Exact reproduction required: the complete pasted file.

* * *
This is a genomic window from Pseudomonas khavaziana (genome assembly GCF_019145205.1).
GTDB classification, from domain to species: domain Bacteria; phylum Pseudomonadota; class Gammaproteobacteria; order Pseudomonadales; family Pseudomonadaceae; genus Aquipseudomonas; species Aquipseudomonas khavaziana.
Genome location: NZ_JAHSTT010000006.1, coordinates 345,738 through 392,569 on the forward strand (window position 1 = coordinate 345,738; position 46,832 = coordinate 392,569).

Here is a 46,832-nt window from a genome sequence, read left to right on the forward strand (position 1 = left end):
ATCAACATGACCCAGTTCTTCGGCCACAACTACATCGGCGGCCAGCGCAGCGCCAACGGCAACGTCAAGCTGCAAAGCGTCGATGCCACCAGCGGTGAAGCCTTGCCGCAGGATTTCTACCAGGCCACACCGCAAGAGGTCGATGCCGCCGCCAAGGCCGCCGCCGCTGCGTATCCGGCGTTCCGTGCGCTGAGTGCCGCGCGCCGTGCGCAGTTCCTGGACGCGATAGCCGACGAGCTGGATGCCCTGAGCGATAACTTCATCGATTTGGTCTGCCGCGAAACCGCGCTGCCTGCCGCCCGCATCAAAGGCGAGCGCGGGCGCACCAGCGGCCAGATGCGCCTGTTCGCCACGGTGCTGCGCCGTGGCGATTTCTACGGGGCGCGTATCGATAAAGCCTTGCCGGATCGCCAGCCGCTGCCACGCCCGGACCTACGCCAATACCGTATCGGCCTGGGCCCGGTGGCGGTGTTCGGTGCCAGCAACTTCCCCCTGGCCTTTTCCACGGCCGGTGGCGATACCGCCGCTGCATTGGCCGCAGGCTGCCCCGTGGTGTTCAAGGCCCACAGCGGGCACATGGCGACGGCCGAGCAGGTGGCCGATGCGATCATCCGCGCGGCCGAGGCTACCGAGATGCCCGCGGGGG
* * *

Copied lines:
This is a genomic window from Pseudomonas khavaziana (genome assembly GCF_019145205.1).
GTDB classification, from domain to species: domain Bacteria; phylum Pseudomonadota; class Gammaproteobacteria; order Pseudomonadales; family Pseudomonadaceae; genus Aquipseudomonas; species Aquipseudomonas khavaziana.
Genome location: NZ_JAHSTT010000006.1, coordinates 345,738 through 392,569 on the forward strand (window position 1 = coordinate 345,738; position 46,832 = coordinate 392,569).

Here is a 46,832-nt window from a genome sequence, read left to right on the forward strand (position 1 = left end):
ATCAACATGACCCAGTTCTTCGGCCACAACTACATCGGCGGCCAGCGCAGCGCCAACGGCAACGTCAAGCTGCAAAGCGTCGATGCCACCAGCGGTGAAGCCTTGCCGCAGGATTTCTACCAGGCCACACCGCAAGAGGTCGATGCCGCCGCCAAGGCCGCCGCCGCTGCGTATCCGGCGTTCCGTGCGCTGAGTGCCGCGCGCCGTGCGCAGTTCCTGGACGCGATAGCCGACGAGCTGGATGCCCTGAGCGATAACTTCATCGATTTGGTCTGCCGCGAAACCGCGCTGCCTGCCGCCCGCATCAAAGGCGAGCGCGGGCGCACCAGCGGCCAGATGCGCCTGTTCGCCACGGTGCTGCGCCGTGGCGATTTCTACGGGGCGCGTATCGATAAAGCCTTGCCGGATCGCCAGCCGCTGCCACGCCCGGACCTACGCCAATACCGTATCGGCCTGGGCCCGGTGGCGGTGTTCGGTGCCAGCAACTTCCCCCTGGCCTTTTCCACGGCCGGTGGCGATACCGCCGCTGCATTGGCCGCAGGCTGCCCCGTGGTGTTCAAGGCCCACAGCGGGCACATGGCGACGGCCGAGCAGGTGGCCGATGCGATCATCCGCGCGGCCGAGGCTACCGAGATGCCCGCGGGGG